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Captain Fitch Harwood
McLean County, Illinois
[McLean County, Illinois, in the World War, 1917-1918; by Edward E. Pierson & Jacob Louis Hasbrouck c 1921]
(Transcribed by: Teri Moncelle Colglazier)
Of the many men from McLean county who saw service as officers in the American army, perhaps none felt the call earlier than did Capt. Fitch Harwood, who gained a commission in the infantry and spent most of his time after receiving his commission as an officer of a machine gun unit. The ink was hardly dry on the official declaration of war by the United States against Germany, until Capt. Harwood was getting busy.
One of his first tasks was drilling students of the Wesleyan university in their elemental military instruction which they undertook in the early spring of 1917. Capt. Harwood 's summer spent at a citizens' camp at Plattsburg had given him a taste and capacity in that direction.
He was next appointed Bloomington representative for securing candidates for examination to enter the government training camp for officers at Fort Sheridan, which was broached in April, 1917. Eighty men applied and were examined under Harwood 's direction for this purpose, and fifty of these were accepted. Mr. Harwood and others of the first selections for the Fort Sheridan school reported there May 15, and during his training period he was first sergeant of his training company.
In August Harwood was commissioned a captain of infantry, was ordered to Camp Grant, and placed in command of the machine gun company of the 343rd Infantry, a part of the 86th Division then organizing. Capt. Harwood was kept at Camp Grant for practically a year, being engaged all that time in the hardest kind of work drilling and instructing the successive contingents of young men who were being transformed from ordinary civilians into a military machine with which to break the power of the enemy.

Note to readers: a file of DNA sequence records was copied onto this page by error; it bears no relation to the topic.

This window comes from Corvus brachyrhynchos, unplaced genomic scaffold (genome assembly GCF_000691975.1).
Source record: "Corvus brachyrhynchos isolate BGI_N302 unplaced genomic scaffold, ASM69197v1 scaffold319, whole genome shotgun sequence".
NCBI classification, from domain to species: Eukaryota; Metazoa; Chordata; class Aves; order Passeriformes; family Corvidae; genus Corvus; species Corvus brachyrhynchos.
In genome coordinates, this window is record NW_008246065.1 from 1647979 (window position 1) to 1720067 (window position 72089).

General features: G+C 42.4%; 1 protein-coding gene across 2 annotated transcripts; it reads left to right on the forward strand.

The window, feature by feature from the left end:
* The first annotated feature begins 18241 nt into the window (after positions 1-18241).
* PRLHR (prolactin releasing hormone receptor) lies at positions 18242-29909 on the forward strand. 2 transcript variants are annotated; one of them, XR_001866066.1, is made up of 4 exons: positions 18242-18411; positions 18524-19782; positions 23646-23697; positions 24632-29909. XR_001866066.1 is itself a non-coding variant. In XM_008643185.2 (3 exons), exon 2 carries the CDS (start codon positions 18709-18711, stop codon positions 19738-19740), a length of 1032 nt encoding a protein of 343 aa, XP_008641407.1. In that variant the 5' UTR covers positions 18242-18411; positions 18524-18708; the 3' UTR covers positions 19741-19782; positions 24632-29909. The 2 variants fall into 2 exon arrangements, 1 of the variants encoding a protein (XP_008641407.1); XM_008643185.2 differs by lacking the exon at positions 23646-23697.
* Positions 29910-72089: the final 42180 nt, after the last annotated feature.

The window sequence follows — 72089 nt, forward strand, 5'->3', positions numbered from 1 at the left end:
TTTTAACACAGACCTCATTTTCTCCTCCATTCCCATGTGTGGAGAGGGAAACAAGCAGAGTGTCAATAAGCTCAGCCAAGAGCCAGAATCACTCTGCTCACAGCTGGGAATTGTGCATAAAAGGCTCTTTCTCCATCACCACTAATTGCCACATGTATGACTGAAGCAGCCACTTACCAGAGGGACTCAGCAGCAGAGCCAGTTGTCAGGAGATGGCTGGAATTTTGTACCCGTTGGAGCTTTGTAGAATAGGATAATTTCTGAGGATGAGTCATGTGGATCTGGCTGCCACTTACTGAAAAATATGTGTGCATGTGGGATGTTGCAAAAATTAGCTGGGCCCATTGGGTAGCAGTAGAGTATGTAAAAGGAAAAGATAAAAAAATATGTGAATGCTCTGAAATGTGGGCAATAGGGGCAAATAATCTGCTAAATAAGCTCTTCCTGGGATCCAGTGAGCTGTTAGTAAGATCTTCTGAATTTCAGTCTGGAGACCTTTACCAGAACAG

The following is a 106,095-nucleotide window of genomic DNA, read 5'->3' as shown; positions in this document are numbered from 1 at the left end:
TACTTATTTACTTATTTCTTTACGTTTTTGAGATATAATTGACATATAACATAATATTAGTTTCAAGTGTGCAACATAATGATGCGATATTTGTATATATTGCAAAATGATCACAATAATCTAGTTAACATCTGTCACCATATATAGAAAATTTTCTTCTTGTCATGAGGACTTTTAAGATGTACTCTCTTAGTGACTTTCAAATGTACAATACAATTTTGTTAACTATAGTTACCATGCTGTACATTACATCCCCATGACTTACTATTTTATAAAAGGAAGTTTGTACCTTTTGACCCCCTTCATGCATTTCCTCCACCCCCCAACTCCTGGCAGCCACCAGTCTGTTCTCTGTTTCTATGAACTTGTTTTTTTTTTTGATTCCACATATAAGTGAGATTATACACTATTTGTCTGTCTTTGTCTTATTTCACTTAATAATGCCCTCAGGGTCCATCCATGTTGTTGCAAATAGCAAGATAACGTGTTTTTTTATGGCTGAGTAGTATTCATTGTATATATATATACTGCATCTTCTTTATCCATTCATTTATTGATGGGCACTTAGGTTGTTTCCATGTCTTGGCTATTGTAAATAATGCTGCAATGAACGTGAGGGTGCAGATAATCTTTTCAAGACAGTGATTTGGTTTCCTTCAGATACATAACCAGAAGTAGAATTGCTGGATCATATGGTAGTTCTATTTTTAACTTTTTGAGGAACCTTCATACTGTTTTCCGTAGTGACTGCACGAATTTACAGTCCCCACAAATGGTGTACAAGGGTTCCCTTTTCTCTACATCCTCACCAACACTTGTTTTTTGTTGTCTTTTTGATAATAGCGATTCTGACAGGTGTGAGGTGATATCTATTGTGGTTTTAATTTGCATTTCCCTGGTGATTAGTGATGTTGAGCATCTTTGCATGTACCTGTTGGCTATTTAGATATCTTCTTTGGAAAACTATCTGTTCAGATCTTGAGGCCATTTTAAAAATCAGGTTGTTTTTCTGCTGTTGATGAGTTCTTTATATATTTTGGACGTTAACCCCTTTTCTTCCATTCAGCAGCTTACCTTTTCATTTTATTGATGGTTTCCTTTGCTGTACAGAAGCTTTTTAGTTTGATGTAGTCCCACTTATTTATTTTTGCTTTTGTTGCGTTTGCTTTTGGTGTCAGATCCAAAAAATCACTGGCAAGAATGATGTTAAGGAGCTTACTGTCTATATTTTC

Almost exactly a year after he entered Camp Grant, Capt. Harwood set out with the other officers and men of the 86th Division for Camp Mills, the last lap of the journey preparatory for sailing for Europe. This division was aptly called the Wildcat Division, being made up of men from all sections of the country and of seventeen different nationalities; many of them came from the mountains of Virginia, Tennessee and the Carolinas. The division finally set sail on September 14, 1918, and landed at Southampton, England, where they went into camp for two weeks.
The influenza was widespread in this camp, and many men died. When the division arrived at Bordeaux, France, it was broken up, and Capt. Harwood was sent to the officers' machine gun school of the Second Army corps at Chattillon-sur-Seine.
There he remained until the armistice, after which he was assigned to Company B of the 316th machine gun battalion of the 81st division. A few weeks later he was transferred to the 165th infantry, part of the 42d division, which had taken part in much of the hardest fighting of the previous six months. This regiment was then stationed at Remagen, Germany. He never, however, actually assumed command, for he was ordered the next day to return to the States.
He next found himself at St. Aignan with a contingent of casuals, all awaiting shipping orders for home. He finally sailed from Marseilles on the Italian ship Guiseppe Verdi. The ship stopped six days at Gibraltar on the voyage home, and while there Capt. Harwood chartered a small boat and took a party of friends over to Tangiers, Morrocco.
Capt. Harwood was in command of the 1,800 soldiers making the return trip on the home-bound ship. They landed at New York March 21, 1919, and two days later Capt. Harwood received his discharge at Camp Dix. He had been in the military service of his country for a total of twenty-two months.
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